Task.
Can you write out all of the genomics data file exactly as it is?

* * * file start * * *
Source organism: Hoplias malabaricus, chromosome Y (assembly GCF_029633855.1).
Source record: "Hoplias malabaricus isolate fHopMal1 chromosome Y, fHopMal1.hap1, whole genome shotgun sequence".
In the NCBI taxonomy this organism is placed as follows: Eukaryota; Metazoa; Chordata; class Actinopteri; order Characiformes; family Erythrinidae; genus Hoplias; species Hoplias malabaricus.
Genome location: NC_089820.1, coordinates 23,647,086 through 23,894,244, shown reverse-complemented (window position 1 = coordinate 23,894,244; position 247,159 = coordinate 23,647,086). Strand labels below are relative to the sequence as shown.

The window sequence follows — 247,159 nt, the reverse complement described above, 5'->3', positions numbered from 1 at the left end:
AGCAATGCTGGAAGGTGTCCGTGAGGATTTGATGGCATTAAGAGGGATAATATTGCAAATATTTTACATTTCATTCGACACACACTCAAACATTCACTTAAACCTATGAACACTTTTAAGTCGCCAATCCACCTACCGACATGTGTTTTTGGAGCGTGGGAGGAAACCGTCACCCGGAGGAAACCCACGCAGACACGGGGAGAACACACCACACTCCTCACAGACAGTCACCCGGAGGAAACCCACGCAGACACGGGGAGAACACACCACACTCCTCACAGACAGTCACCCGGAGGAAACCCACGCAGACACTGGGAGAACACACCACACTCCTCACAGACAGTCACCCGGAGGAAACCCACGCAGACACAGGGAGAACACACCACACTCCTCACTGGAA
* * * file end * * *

Source organism: Hoplias malabaricus, chromosome Y (assembly GCF_029633855.1).
Source record: "Hoplias malabaricus isolate fHopMal1 chromosome Y, fHopMal1.hap1, whole genome shotgun sequence".
In the NCBI taxonomy this organism is placed as follows: Eukaryota; Metazoa; Chordata; class Actinopteri; order Characiformes; family Erythrinidae; genus Hoplias; species Hoplias malabaricus.
Genome location: NC_089820.1, coordinates 23,647,086 through 23,894,244, shown reverse-complemented (window position 1 = coordinate 23,894,244; position 247,159 = coordinate 23,647,086). Strand labels below are relative to the sequence as shown.

The window sequence follows — 247,159 nt, the reverse complement described above, 5'->3', positions numbered from 1 at the left end:
AGCAATGCTGGAAGGTGTCCGTGAGGATTTGATGGCATTAAGAGGGATAATATTGCAAATATTTTACATTTCATTCGACACACACTCAAACATTCACTTAAACCTATGAACACTTTTAAGTCGCCAATCCACCTACCGACATGTGTTTTTGGAGCGTGGGAGGAAACCGTCACCCGGAGGAAACCCACGCAGACACGGGGAGAACACACCACACTCCTCACAGACAGTCACCCGGAGGAAACCCACGCAGACACGGGGAGAACACACCACACTCCTCACAGACAGTCACCCGGAGGAAACCCACGCAGACACTGGGAGAACACACCACACTCCTCACAGACAGTCACCCGGAGGAAACCCACGCAGACACAGGGAGAACACACCACACTCCTCACTGGAA